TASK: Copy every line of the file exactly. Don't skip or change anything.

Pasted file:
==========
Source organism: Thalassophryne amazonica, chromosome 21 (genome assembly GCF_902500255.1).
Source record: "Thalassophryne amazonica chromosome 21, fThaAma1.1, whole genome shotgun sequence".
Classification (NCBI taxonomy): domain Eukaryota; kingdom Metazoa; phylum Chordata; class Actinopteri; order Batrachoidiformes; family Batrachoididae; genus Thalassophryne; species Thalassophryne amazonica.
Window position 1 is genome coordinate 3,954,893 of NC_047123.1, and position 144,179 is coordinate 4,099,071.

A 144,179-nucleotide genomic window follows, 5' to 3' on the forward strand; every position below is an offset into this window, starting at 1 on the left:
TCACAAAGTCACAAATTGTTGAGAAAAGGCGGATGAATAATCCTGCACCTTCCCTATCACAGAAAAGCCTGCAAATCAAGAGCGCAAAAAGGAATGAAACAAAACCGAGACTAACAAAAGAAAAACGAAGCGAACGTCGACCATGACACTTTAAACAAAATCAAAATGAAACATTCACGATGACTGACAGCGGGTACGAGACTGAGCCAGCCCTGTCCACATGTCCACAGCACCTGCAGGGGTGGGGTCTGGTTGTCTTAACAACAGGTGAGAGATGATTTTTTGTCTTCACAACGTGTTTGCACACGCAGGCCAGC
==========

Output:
Source organism: Thalassophryne amazonica, chromosome 21 (genome assembly GCF_902500255.1).
Source record: "Thalassophryne amazonica chromosome 21, fThaAma1.1, whole genome shotgun sequence".
Classification (NCBI taxonomy): domain Eukaryota; kingdom Metazoa; phylum Chordata; class Actinopteri; order Batrachoidiformes; family Batrachoididae; genus Thalassophryne; species Thalassophryne amazonica.
Window position 1 is genome coordinate 3,954,893 of NC_047123.1, and position 144,179 is coordinate 4,099,071.

A 144,179-nucleotide genomic window follows, 5' to 3' on the forward strand; every position below is an offset into this window, starting at 1 on the left:
TCACAAAGTCACAAATTGTTGAGAAAAGGCGGATGAATAATCCTGCACCTTCCCTATCACAGAAAAGCCTGCAAATCAAGAGCGCAAAAAGGAATGAAACAAAACCGAGACTAACAAAAGAAAAACGAAGCGAACGTCGACCATGACACTTTAAACAAAATCAAAATGAAACATTCACGATGACTGACAGCGGGTACGAGACTGAGCCAGCCCTGTCCACATGTCCACAGCACCTGCAGGGGTGGGGTCTGGTTGTCTTAACAACAGGTGAGAGATGATTTTTTGTCTTCACAACGTGTTTGCACACGCAGGCCAGC